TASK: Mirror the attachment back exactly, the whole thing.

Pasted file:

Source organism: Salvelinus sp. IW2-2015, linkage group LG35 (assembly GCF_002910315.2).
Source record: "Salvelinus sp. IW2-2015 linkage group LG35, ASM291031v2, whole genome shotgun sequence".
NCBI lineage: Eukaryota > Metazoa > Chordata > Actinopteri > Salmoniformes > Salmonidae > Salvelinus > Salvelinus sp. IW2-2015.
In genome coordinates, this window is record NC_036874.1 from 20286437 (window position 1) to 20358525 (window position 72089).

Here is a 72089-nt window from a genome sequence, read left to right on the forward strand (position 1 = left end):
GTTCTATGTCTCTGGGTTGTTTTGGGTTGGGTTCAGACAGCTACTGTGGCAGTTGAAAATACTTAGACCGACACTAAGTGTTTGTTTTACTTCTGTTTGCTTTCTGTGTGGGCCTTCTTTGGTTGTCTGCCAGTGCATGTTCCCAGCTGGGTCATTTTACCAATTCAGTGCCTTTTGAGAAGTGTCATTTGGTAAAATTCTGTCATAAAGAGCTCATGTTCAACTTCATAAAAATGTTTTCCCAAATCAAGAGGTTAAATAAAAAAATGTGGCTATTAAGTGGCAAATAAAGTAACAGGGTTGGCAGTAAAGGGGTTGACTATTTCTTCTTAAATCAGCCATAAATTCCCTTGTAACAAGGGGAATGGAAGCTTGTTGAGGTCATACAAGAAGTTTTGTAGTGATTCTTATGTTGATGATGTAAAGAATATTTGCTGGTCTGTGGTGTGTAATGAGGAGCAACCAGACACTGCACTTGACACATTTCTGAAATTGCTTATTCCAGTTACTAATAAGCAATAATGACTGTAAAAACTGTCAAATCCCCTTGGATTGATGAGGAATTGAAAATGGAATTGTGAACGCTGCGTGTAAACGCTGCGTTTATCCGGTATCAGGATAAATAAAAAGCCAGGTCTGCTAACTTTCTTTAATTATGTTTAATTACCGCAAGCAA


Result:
Source organism: Salvelinus sp. IW2-2015, linkage group LG35 (assembly GCF_002910315.2).
Source record: "Salvelinus sp. IW2-2015 linkage group LG35, ASM291031v2, whole genome shotgun sequence".
NCBI lineage: Eukaryota > Metazoa > Chordata > Actinopteri > Salmoniformes > Salmonidae > Salvelinus > Salvelinus sp. IW2-2015.
In genome coordinates, this window is record NC_036874.1 from 20286437 (window position 1) to 20358525 (window position 72089).

Here is a 72089-nt window from a genome sequence, read left to right on the forward strand (position 1 = left end):
GTTCTATGTCTCTGGGTTGTTTTGGGTTGGGTTCAGACAGCTACTGTGGCAGTTGAAAATACTTAGACCGACACTAAGTGTTTGTTTTACTTCTGTTTGCTTTCTGTGTGGGCCTTCTTTGGTTGTCTGCCAGTGCATGTTCCCAGCTGGGTCATTTTACCAATTCAGTGCCTTTTGAGAAGTGTCATTTGGTAAAATTCTGTCATAAAGAGCTCATGTTCAACTTCATAAAAATGTTTTCCCAAATCAAGAGGTTAAATAAAAAAATGTGGCTATTAAGTGGCAAATAAAGTAACAGGGTTGGCAGTAAAGGGGTTGACTATTTCTTCTTAAATCAGCCATAAATTCCCTTGTAACAAGGGGAATGGAAGCTTGTTGAGGTCATACAAGAAGTTTTGTAGTGATTCTTATGTTGATGATGTAAAGAATATTTGCTGGTCTGTGGTGTGTAATGAGGAGCAACCAGACACTGCACTTGACACATTTCTGAAATTGCTTATTCCAGTTACTAATAAGCAATAATGACTGTAAAAACTGTCAAATCCCCTTGGATTGATGAGGAATTGAAAATGGAATTGTGAACGCTGCGTGTAAACGCTGCGTTTATCCGGTATCAGGATAAATAAAAAGCCAGGTCTGCTAACTTTCTTTAATTATGTTTAATTACCGCAAGCAA